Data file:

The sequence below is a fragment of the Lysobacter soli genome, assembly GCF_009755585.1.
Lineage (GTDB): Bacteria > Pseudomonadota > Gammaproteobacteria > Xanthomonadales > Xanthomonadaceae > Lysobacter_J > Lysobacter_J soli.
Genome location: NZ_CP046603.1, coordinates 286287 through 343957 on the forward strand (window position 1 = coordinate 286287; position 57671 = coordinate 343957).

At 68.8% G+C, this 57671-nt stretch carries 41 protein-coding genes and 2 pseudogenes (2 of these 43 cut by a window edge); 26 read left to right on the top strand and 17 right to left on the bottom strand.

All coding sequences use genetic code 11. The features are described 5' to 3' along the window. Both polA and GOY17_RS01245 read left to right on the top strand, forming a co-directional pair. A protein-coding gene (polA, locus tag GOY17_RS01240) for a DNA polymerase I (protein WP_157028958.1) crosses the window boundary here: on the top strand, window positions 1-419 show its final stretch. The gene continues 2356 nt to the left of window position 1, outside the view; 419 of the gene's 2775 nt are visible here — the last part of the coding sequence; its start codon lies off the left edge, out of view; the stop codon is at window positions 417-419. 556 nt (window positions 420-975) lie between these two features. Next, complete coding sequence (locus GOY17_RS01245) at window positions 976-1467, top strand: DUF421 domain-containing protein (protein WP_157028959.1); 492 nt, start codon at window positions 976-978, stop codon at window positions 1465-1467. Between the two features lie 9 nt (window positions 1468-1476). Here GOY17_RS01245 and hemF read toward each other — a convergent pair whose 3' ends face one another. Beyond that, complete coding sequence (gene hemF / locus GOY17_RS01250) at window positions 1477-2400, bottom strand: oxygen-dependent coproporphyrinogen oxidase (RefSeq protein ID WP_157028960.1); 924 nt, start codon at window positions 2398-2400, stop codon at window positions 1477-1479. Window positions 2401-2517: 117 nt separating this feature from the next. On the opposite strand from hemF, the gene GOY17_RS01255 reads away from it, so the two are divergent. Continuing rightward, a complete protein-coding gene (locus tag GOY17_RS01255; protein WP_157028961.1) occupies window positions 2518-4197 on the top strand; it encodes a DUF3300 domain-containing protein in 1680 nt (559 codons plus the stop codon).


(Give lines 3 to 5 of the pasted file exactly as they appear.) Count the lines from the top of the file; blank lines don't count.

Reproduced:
Genome location: NZ_CP046603.1, coordinates 286287 through 343957 on the forward strand (window position 1 = coordinate 286287; position 57671 = coordinate 343957).

At 68.8% G+C, this 57671-nt stretch carries 41 protein-coding genes and 2 pseudogenes (2 of these 43 cut by a window edge); 26 read left to right on the top strand and 17 right to left on the bottom strand.

All coding sequences use genetic code 11. The features are described 5' to 3' along the window. Both polA and GOY17_RS01245 read left to right on the top strand, forming a co-directional pair. A protein-coding gene (polA, locus tag GOY17_RS01240) for a DNA polymerase I (protein WP_157028958.1) crosses the window boundary here: on the top strand, window positions 1-419 show its final stretch. The gene continues 2356 nt to the left of window position 1, outside the view; 419 of the gene's 2775 nt are visible here — the last part of the coding sequence; its start codon lies off the left edge, out of view; the stop codon is at window positions 417-419. 556 nt (window positions 420-975) lie between these two features. Next, complete coding sequence (locus GOY17_RS01245) at window positions 976-1467, top strand: DUF421 domain-containing protein (protein WP_157028959.1); 492 nt, start codon at window positions 976-978, stop codon at window positions 1465-1467. Between the two features lie 9 nt (window positions 1468-1476). Here GOY17_RS01245 and hemF read toward each other — a convergent pair whose 3' ends face one another. Beyond that, complete coding sequence (gene hemF / locus GOY17_RS01250) at window positions 1477-2400, bottom strand: oxygen-dependent coproporphyrinogen oxidase (RefSeq protein ID WP_157028960.1); 924 nt, start codon at window positions 2398-2400, stop codon at window positions 1477-1479. Window positions 2401-2517: 117 nt separating this feature from the next. On the opposite strand from hemF, the gene GOY17_RS01255 reads away from it, so the two are divergent. Continuing rightward, a complete protein-coding gene (locus tag GOY17_RS01255; protein WP_157028961.1) occupies window positions 2518-4197 on the top strand; it encodes a DUF3300 domain-containing protein in 1680 nt (559 codons plus the stop codon).